Teen cracks AU$84 million porn filter in 30 minutes

Summary:A 16-year-old Melbourne schoolboy has taken just 30 minutes to crack the federal government's AU$84 million dollar Internet porn filter software.

A Melbourne schoolboy claims to have cracked the AU$84 million Internet filtering software which the government is giving away to schools, libraries and families across the country.

Tom Wood, 16, claims to have broken the filters, which were released as part of the government's Net Alert scheme earlier this month, within half an hour.

The ease with which the filter can be broken came as a surprise to Wood, he told Channel Seven. "For that money, I thought it must have been unbreakable." After circumventing the filter in half an hour, Wood claims to have broken a second version of the porn-blocking software released on Friday, within 40 minutes.

Under Watts' workaround, the filtering software will, to a parent's untrained eye, appear fully functional, with the software status bar untouched.

"AU$84 million is a horrible waste of money," he told the Sunrise show. "I'm willing to work with the government if they like." Watts denied he disabled the software so he could look at porn.

Communications Minister Helen Coonan said the government had anticipated children would find ways to get around the NetAlert filters. Suppliers were contracted to provide updates, Senator Coonan said.

"The vendor is investigating the matter as a priority.

"Unfortunately, no single measure can protect children from online harm and ... traditional parenting skills have never been more important," said Coonan.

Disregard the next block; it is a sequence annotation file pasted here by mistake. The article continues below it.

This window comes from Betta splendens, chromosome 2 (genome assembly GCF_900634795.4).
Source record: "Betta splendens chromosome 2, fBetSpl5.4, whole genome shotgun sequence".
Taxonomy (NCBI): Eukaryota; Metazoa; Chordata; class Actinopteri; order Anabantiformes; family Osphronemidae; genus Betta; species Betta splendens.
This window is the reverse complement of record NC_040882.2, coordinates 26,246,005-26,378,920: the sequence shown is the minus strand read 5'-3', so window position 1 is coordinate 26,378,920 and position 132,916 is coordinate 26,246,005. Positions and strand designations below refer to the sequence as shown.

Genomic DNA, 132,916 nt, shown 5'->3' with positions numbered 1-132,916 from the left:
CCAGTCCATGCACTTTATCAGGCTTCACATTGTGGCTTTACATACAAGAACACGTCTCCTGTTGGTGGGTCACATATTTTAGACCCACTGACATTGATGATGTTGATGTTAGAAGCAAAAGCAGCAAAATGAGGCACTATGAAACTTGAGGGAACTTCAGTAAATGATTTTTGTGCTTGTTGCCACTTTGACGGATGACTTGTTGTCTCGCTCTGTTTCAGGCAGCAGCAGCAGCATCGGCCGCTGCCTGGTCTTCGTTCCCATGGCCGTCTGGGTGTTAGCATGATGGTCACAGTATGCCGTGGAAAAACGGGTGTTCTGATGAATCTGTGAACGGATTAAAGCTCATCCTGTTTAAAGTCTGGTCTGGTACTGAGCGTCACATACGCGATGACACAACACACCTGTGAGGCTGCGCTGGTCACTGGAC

The government has already piloted Web filtering technology three times in the past. Following the most recent trial, in 2005, Coonan acknowledged problems with the concept saying: "Each report has found significant problems with content filter products operating at the ISP-level ... The Australian trials have also found the effect on performance of the Internet by ISP filtering to be substantial and a lack of scalability of the filters to larger ISPs."

The Internet filtering scheme comes as part of a wider AU$189 million package of measures announced by the government earlier this month. The NetAlert -- Protecting Australian Families Online program will also see publicity campaigns stepped up, including a AU$22 million awareness scheme to "inform parents and carers of children about online safety issues and provide information about where they can go to receive support and assistance", and 10 new ACMA Internet safety officers who will visit schools to talk about online dangers.

AAP contributed to this story.

Topics: Censorship, Broadband, Browser, Government, Government : AU, Security, Software

About

Jo Best has been covering IT for the best part of a decade for publications including silicon.com, Guardian Government Computing and ZDNet in both London and Sydney.

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